A fundamental question in the solar system’s history is whether the early martian atmosphere could have been thick enough to support liquid water and potentially life. Key constraints on the evolution of a planet’s atmosphere come from the ratios of various isotopes of atmospheric gases, which record atmospheric origins from volcanic outgassing and atmospheric losses to space. Results from the Maven mission, measuring atmospheric loss and accounting for fractionation histories of critical atmospheric gases such as N2suggest that early Mars may have had a CO2-rich atmosphere with several bars of pressure (Earth’s atmospheric pressure is one bar), which was mostly surface lost to space. However, this prediction of a thick greenhouse-like atmosphere fails to match outgassing models, constrained by mapping Mars’ volcanic history, which we suggest relatively low atmospheric pressures.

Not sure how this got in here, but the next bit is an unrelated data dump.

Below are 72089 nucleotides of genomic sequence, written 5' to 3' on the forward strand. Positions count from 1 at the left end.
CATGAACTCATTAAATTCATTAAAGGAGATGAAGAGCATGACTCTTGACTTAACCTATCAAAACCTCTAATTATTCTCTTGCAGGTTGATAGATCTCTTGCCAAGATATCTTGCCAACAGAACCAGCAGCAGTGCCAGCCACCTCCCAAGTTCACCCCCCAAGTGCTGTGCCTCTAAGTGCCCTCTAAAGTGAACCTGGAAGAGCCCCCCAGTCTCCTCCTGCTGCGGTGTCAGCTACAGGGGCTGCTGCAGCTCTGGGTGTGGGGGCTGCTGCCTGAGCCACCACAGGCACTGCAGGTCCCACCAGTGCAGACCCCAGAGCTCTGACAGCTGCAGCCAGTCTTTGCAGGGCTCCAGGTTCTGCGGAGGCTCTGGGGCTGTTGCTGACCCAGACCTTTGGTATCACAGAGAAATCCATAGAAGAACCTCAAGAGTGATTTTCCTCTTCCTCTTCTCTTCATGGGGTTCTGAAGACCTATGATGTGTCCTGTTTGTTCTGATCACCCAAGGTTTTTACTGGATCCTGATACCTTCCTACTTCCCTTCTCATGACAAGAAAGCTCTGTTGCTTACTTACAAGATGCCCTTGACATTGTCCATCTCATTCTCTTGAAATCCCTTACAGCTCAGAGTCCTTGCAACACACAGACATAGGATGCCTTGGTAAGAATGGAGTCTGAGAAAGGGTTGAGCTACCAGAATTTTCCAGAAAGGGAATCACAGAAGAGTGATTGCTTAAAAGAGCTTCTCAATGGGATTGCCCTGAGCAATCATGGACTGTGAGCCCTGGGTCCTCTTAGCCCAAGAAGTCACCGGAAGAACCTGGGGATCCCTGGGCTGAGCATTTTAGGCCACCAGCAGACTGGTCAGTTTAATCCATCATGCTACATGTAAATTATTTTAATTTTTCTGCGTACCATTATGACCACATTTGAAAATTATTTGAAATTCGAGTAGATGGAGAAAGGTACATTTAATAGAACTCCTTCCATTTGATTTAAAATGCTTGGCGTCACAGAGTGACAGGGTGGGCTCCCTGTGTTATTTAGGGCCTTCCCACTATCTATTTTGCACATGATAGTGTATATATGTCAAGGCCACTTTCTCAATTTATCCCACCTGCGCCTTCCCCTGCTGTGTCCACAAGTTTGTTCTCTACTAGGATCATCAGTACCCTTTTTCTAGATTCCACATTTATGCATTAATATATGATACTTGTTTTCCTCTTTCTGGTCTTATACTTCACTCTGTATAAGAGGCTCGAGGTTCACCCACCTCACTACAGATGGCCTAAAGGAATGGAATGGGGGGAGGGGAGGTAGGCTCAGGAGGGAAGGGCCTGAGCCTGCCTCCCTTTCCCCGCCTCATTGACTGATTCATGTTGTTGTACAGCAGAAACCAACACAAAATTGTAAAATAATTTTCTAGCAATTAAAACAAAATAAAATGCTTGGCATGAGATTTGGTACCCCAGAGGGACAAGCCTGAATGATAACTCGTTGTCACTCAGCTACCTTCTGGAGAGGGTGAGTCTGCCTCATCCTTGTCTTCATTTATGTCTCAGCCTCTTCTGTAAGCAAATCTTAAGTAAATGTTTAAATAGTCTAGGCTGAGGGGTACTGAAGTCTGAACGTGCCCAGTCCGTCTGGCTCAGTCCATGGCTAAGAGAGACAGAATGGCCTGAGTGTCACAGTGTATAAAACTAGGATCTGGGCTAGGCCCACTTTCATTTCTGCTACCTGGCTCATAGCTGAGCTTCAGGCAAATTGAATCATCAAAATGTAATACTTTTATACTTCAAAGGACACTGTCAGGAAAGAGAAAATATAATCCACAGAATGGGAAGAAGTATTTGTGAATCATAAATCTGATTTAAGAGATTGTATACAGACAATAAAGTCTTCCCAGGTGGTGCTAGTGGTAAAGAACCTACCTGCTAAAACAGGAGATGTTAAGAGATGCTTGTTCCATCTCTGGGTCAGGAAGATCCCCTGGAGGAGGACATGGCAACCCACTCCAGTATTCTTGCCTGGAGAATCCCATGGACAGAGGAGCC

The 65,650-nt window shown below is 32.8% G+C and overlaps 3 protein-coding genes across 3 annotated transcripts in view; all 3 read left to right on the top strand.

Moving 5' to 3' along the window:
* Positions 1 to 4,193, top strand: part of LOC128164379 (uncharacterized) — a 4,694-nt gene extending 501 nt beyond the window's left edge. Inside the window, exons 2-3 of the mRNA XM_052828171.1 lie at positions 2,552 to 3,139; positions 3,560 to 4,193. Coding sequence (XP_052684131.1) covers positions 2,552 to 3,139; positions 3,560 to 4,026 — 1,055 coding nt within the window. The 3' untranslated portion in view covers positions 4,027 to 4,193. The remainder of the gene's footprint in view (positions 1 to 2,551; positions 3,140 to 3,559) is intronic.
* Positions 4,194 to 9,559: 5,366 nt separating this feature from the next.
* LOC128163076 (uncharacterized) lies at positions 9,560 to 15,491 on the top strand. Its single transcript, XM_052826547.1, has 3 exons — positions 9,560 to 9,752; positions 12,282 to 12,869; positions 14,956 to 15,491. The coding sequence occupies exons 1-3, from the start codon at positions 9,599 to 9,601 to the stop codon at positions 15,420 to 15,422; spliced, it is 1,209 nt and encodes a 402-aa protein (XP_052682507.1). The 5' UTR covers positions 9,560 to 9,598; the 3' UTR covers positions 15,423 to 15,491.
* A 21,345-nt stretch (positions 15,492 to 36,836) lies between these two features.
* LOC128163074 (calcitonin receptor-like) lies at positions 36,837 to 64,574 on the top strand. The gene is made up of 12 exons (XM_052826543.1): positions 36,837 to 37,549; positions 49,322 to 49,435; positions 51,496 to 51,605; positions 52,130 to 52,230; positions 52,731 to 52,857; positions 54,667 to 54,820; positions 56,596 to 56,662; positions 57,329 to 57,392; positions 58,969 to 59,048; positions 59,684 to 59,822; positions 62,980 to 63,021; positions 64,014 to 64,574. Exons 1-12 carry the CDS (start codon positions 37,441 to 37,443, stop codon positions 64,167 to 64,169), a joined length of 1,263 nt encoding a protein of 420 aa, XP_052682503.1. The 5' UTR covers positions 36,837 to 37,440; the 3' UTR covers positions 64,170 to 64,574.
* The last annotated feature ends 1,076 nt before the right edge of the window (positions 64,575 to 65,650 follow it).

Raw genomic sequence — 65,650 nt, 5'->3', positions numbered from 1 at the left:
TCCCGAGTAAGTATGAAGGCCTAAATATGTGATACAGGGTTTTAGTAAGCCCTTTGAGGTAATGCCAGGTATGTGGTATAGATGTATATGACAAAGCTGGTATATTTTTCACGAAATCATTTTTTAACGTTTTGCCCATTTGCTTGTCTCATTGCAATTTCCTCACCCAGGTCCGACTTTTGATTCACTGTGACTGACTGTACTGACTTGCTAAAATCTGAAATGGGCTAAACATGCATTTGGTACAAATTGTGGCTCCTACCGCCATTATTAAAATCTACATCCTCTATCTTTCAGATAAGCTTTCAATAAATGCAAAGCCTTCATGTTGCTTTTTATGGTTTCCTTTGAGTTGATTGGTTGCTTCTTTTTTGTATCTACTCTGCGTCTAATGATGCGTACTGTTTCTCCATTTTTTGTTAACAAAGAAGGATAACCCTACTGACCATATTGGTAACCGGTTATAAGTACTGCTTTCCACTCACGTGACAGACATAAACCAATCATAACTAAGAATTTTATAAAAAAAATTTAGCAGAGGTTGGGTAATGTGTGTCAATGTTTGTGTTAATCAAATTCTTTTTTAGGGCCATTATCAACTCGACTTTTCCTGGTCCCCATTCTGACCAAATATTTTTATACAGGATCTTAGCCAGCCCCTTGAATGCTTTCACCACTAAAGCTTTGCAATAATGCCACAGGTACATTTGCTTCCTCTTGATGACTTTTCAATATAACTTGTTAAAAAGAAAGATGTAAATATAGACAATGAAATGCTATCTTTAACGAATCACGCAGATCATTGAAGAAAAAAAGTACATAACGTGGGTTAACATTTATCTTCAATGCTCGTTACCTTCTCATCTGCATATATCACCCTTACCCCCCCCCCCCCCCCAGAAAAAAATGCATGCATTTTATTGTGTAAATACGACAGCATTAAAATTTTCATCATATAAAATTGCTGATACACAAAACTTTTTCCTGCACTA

To resolve this discrepancy, Renyu Hu (NASA JPL/Caltech) and Trent Thomas (NASA JPL/University of Washington) modeled nitrogen isotopes (ie, the ratio of abundance of 14N to 15thN) in the martian atmosphere. Nitrogen isotopes are a key constraint on a planet’s atmospheric evolution over time. Considering time-dependent models, which do not assume steady-state conditions between atmospheric loss and outgassing rates for nitrogen, the atmosphere of ancient Mars was more like our own than previously thought. Multi-bar CO2-rich atmospheres, which previous models suggested, are not required to match escape and loss predictions from the Maven mission. These results are compatible with volcanic outgassing rates indicated by geologic observations and measurements of atmospheric 36Ar/38Ar ratios. These new results allow for several hundred millibars of N2, which may be sufficient to allow for a substantially warmed surface contemporaneous with the time of valley network formation. Over time, N2 may have been preferentially lost relative to CO2, possibly a common process on planets lacking magnetic fields. READ MORE